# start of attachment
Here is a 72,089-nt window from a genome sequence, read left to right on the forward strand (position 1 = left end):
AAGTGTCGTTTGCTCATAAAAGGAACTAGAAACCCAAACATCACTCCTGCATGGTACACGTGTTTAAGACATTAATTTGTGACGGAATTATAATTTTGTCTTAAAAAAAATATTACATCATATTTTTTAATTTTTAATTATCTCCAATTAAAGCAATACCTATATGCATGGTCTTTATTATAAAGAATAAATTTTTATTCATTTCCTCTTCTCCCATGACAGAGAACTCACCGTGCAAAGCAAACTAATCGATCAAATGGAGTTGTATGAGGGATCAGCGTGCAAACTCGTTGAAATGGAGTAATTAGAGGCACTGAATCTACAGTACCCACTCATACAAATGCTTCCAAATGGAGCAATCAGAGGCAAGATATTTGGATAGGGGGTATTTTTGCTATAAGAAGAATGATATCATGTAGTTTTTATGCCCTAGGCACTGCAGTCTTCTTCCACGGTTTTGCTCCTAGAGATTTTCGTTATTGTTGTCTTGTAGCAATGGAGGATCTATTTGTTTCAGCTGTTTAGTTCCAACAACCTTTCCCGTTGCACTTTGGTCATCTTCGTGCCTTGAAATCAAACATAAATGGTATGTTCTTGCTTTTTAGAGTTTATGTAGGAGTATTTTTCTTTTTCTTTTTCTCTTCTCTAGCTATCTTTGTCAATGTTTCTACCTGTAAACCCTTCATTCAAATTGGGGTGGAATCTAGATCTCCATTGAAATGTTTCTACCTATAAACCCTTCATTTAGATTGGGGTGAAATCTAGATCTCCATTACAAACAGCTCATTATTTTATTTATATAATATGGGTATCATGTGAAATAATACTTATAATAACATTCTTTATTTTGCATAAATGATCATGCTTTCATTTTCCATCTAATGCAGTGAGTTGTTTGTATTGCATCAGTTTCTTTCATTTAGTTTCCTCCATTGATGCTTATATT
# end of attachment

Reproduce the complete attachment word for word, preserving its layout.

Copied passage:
Here is a 72,089-nt window from a genome sequence, read left to right on the forward strand (position 1 = left end):
AAGTGTCGTTTGCTCATAAAAGGAACTAGAAACCCAAACATCACTCCTGCATGGTACACGTGTTTAAGACATTAATTTGTGACGGAATTATAATTTTGTCTTAAAAAAAATATTACATCATATTTTTTAATTTTTAATTATCTCCAATTAAAGCAATACCTATATGCATGGTCTTTATTATAAAGAATAAATTTTTATTCATTTCCTCTTCTCCCATGACAGAGAACTCACCGTGCAAAGCAAACTAATCGATCAAATGGAGTTGTATGAGGGATCAGCGTGCAAACTCGTTGAAATGGAGTAATTAGAGGCACTGAATCTACAGTACCCACTCATACAAATGCTTCCAAATGGAGCAATCAGAGGCAAGATATTTGGATAGGGGGTATTTTTGCTATAAGAAGAATGATATCATGTAGTTTTTATGCCCTAGGCACTGCAGTCTTCTTCCACGGTTTTGCTCCTAGAGATTTTCGTTATTGTTGTCTTGTAGCAATGGAGGATCTATTTGTTTCAGCTGTTTAGTTCCAACAACCTTTCCCGTTGCACTTTGGTCATCTTCGTGCCTTGAAATCAAACATAAATGGTATGTTCTTGCTTTTTAGAGTTTATGTAGGAGTATTTTTCTTTTTCTTTTTCTCTTCTCTAGCTATCTTTGTCAATGTTTCTACCTGTAAACCCTTCATTCAAATTGGGGTGGAATCTAGATCTCCATTGAAATGTTTCTACCTATAAACCCTTCATTTAGATTGGGGTGAAATCTAGATCTCCATTACAAACAGCTCATTATTTTATTTATATAATATGGGTATCATGTGAAATAATACTTATAATAACATTCTTTATTTTGCATAAATGATCATGCTTTCATTTTCCATCTAATGCAGTGAGTTGTTTGTATTGCATCAGTTTCTTTCATTTAGTTTCCTCCATTGATGCTTATATT